Old Bus Photos

Wigan Corporation – Leyland Tiger TS4 – EK 8867 – 81

Wigan Corporation - Leyland Tiger TS4 - EK 8867 - 81

Wigan Corporation
Leyland Tiger TS4
Santus B32R

This picture of Wigan No.81 was taken on a dismal day in Brighton in May 1969 during the HCVC Rally. It shows a Leyland Tiger TS4 with locally Wigan built Santus B32R body delivered in October 1932. It has been established that the peculiarly Wigan name of Santus did not indicate a link between the coachbuilder and the confectionery manufacturer – see comments on this OBP page:- www.old-bus-photos.co.uk/?
The TS4 appeared in 1931 to compete with the AEC Regal, ironically designed by John Rackham who had created the Titan and Tiger models before migrating to Southall. It had a more robust chassis with a larger engine than the TS3, a new ‘silent third’ gearbox, a fully floating rear axle and triple servo brakes. In this 1969 picture EK 8867 is wearing a very faded Wigan livery which must surely be the one it wore upon withdrawal some time earlier, whenever that was – I have no Wigan fleetlist. It is now in proper preservation.

Photograph and Copy contributed by Roger Cox

15/02/22 – 05:48

More than anything, this photo shews how bodywork progressed in the seven or so years after 1931! What on earth was a ‘silent third’ gear: no screaming, or some sort of synchromesh device?

Chris Hebbron

16/02/22 – 06:26

The Leyland Tiger TS1, 2 and 3 versions were fundamentally the same chassis differing only in overall length and wheelbase. The TS4 was the single deck equivalent of the Titan TD2 and shared the same engine and transmission specifications. The four speed sliding mesh gearbox of the earlier models was replaced by one in which third speed was in constant mesh with helical cut gears giving a much quieter sound output, hence the ‘silent third’. This gearbox was subsequently employed in all standard Tigers and Titans up to the TS11 and TD7. Wigan No. 81 was delivered in October 1932 when Leyland’s initial diesel engine of 8.1 litres was only just being produced in quantity, and most of these went into Titans, so it almost certainly began service with the 7.6 litre petrol engine. The fact that it was still wearing its Wigan livery, albeit much faded, in 1969 suggests that it may well have been converted to diesel power during its period of service with the Corporation. The Leyland oil engine, later increased in capacity to 8.6 litres, was closely based upon the petrol unit, both being of overhead camshaft layout, and the compact design, unlike competing AEC and Gardner offerings, meant that it would fit within the same bonnet length as the petrol engine.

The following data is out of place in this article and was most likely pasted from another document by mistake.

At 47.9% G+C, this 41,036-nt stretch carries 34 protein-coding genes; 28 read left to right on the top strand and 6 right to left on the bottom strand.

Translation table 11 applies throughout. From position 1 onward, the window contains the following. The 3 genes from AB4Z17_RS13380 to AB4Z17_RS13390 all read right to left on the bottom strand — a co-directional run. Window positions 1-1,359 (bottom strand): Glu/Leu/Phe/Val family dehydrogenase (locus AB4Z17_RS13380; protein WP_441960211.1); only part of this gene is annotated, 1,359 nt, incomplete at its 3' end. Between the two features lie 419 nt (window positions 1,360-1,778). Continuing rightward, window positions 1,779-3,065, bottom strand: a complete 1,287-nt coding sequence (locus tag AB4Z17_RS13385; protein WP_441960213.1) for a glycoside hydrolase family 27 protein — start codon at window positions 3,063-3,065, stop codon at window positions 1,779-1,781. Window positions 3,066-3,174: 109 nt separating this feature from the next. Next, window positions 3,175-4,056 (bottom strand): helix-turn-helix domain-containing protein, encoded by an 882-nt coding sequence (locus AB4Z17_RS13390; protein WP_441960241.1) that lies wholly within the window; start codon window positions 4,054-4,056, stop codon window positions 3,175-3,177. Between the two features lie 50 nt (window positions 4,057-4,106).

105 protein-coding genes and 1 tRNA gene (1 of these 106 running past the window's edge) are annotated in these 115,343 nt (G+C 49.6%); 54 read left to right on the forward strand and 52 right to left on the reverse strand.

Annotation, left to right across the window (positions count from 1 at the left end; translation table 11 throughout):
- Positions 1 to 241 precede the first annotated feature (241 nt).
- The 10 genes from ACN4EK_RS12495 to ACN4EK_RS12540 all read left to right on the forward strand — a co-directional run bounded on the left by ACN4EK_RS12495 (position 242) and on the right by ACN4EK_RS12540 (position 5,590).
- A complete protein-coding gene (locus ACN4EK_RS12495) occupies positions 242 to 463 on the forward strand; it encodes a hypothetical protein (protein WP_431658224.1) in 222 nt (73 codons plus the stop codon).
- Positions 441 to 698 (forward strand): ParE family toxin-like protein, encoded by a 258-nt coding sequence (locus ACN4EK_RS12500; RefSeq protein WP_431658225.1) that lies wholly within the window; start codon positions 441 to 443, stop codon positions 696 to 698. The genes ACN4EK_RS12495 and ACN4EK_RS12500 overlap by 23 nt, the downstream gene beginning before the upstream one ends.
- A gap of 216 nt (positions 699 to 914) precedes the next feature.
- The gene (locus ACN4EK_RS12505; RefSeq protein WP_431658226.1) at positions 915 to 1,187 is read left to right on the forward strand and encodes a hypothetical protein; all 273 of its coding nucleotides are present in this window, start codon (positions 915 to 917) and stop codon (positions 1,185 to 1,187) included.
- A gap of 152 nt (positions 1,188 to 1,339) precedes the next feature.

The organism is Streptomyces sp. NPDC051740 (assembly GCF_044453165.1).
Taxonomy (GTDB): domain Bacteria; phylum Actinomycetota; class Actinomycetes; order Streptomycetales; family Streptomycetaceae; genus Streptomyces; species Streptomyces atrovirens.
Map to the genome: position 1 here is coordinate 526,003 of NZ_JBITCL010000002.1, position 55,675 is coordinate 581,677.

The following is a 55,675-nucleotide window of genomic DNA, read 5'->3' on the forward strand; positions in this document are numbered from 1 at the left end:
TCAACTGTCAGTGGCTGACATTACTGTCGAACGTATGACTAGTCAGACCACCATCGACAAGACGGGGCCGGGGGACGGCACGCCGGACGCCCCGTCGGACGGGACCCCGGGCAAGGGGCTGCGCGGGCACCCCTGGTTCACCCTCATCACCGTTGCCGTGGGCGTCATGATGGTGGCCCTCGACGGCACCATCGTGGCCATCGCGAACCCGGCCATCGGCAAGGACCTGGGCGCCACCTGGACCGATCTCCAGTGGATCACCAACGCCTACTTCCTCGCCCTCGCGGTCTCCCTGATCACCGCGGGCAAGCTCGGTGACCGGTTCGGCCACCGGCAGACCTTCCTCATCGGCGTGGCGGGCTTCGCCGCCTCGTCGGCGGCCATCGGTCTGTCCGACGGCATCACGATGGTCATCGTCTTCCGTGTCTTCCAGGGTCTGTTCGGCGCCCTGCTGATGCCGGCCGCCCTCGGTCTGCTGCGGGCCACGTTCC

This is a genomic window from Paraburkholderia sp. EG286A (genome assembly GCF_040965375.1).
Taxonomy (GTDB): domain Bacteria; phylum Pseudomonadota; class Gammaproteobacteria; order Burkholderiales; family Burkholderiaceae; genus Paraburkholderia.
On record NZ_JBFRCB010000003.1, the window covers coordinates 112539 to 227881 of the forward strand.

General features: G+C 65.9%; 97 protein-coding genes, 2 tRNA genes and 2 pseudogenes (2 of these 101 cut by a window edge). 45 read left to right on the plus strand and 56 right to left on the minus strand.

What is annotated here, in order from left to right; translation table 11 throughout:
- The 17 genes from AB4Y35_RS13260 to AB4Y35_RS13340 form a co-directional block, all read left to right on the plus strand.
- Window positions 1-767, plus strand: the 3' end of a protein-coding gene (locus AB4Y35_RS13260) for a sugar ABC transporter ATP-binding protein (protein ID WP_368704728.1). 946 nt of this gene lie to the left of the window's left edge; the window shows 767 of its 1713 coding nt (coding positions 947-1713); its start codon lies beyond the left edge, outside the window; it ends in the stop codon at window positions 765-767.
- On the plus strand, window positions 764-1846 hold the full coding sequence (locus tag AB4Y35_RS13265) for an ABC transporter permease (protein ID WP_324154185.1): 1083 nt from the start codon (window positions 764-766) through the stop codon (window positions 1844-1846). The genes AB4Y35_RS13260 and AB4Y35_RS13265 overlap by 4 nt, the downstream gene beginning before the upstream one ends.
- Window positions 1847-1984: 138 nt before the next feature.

Roger Cox

05/03/22 – 06:24

A belated thx, Roger, for your comprehensive reply.

Chris Hebbron


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Wigan Corporation – Leyland PD2/37 – FEK 9F – 46

Wigan Corporation - Leyland PD2/37 - FEK 9F - 46
Copyright John Stringer

Wigan Corporation
Leyland PD2/37
Massey H37/27F

Latterly, Massey double deck bodies adopted a much squarer outline than the curvy designs of previously, giving them a less stylish but nonetheless quite purposeful air.  Here we see one of Wigan Corporation’s final batch of so-equipped PD2’s, about to depart the town’s bus station for Wrightington Hospital, whilst a flock of archetypal bus station pigeons hover in the background.  What is it about pigeons and bus stations?

Photograph and Copy contributed by John Stringer

12/05/13 – 09:54

It’s interesting that this is the first appearance of a Wigan bus in the column on the left. For such a proud operator – look, no external adverts! – I’d have expected others to have got in before you, John. Thanks for posting.
Wigan and Leigh, having both avoided the dreaded SELNEC were appalled at the thought they should both fall into the renamed PTE’s clutches by being absorbed into the new County of Greater Manchester.